Can U.S. Nuclear Plants Handle a Major Natural Disaster?
Congressman Ed Markey has asked the Government Accountability Office to look into earthquake and flood protection at nuclear plants and questions whether the new AP1000 reactor design by Westinghouse is vulnerable to earthquakes.
As engineers in Japan struggle to bring quake-damaged reactors under control, attention is turning to U.S. nuclear plants and their ability to withstand natural disasters.
Rep. Ed Markey, a Massachusetts Democrat who has spent years pushing the Nuclear Regulatory Commission toward stricter enforcement of its safety rules, has called for a reassessment. Several U.S. reactors lie on or near fault lines, and Markey wants to beef up standards for new and existing plants.
"This disaster serves to highlight both the fragility of nuclear power plants and the potential consequences associated with a radiological release caused by earthquake related damage," Markey wrote NRC Chairman Gregory Jaczko in a March 11 letter.
Specifically, Markey raised questions about a reactor design the NRC is reviewing for new plants that has been criticized for seismic vulnerability. The NRC has yet to make a call on the AP1000 reactor, which is manufactured by Westinghouse. But according to Markey, a senior NRC engineer has said the reactor’s concrete shield building could shatter "like a glass cup" under heavy stress.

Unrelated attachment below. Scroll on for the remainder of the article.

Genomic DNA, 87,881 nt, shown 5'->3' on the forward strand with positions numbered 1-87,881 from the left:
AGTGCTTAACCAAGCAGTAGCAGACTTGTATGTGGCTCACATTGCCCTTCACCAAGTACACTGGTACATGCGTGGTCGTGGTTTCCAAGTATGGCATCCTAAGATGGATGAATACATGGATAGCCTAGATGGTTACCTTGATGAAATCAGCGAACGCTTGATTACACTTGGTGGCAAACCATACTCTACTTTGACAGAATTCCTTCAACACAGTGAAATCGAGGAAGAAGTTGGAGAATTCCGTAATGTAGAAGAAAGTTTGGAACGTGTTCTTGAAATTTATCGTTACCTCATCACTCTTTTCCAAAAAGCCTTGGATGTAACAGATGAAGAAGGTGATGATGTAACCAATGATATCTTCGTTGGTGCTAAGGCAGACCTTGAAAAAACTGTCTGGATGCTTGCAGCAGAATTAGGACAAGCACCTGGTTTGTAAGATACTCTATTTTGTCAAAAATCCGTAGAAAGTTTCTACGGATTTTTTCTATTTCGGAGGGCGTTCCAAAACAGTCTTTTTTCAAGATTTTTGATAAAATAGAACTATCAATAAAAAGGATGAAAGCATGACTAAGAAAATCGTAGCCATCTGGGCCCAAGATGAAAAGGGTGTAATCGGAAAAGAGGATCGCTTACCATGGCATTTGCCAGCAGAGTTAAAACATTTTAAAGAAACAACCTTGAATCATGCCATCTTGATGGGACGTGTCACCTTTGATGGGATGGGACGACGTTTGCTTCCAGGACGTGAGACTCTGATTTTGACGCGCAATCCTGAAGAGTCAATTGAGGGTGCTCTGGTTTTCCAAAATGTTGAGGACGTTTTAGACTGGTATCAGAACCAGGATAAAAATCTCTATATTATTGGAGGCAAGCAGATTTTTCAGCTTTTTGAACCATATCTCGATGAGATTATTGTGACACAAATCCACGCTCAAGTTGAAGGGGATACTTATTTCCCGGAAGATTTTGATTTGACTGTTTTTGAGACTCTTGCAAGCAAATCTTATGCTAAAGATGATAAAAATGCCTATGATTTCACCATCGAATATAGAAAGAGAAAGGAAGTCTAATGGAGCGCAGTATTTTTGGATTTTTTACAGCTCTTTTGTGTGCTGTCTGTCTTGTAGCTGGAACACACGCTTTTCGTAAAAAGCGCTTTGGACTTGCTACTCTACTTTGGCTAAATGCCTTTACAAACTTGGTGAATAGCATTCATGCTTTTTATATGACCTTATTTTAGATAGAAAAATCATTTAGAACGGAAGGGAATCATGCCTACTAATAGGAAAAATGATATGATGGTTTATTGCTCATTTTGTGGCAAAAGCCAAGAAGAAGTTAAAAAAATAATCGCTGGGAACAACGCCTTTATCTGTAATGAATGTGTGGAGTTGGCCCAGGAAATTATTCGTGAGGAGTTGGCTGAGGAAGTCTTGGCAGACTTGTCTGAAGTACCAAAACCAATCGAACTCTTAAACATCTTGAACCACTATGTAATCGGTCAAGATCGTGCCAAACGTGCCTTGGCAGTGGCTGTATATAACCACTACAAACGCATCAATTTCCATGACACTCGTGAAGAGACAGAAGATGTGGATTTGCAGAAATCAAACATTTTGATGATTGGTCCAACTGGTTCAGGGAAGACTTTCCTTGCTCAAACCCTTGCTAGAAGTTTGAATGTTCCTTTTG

The New York Times reported last week that the NRC has reviewed the concerns raised by the engineer, John Ma, and concluded that the design is sufficient without the upgrades Ma recommended. Westinghouse maintains that the reactor is safe.
The inner doll, which looks like a gigantic cocktail shaker and holds the radioactive uranium, is the heavy steel reactor vessel. It sits inside a concrete and steel dome called the containment. The reactor vessel is the primary defense against disaster -- as long as the radiation stays inside everything is fine.
The worry is that a disaster could either damage the vessel itself or, more likely, damage equipment that used to control the uranium. If operators cannot circulate water through the vessel to cool the uranium it could overheat and burn into radioactive slag -- a meltdown.
Reports say a partial meltdown is suspected in two of three reactors at the Fukushima Daiichi Nuclear Power Station in Japan, which was hit by the 8.9 magnitude quake and ensuing tsunami.
Reactors have multiple layers of equipment to make sure this never happens. But last year, Markey asked Congress's investigative agency, the Government Accountability Office, to look into a long list of nuclear safety issues, including earthquake and flood protection.
Markey cited the 2007 Chuetsu earthquake (6.6 magnitude) that hit the Kashiwazaki-Kariwa nuclear plant. The quake started a fire, spilled some low-level radioactive waste and damaged equipment that was not critical to the reactor. It led Japanese regulators to reassess earthquake danger near the plant, and Markey wanted GAO to see whether NRC had been on top of earthquake risk in the U.S.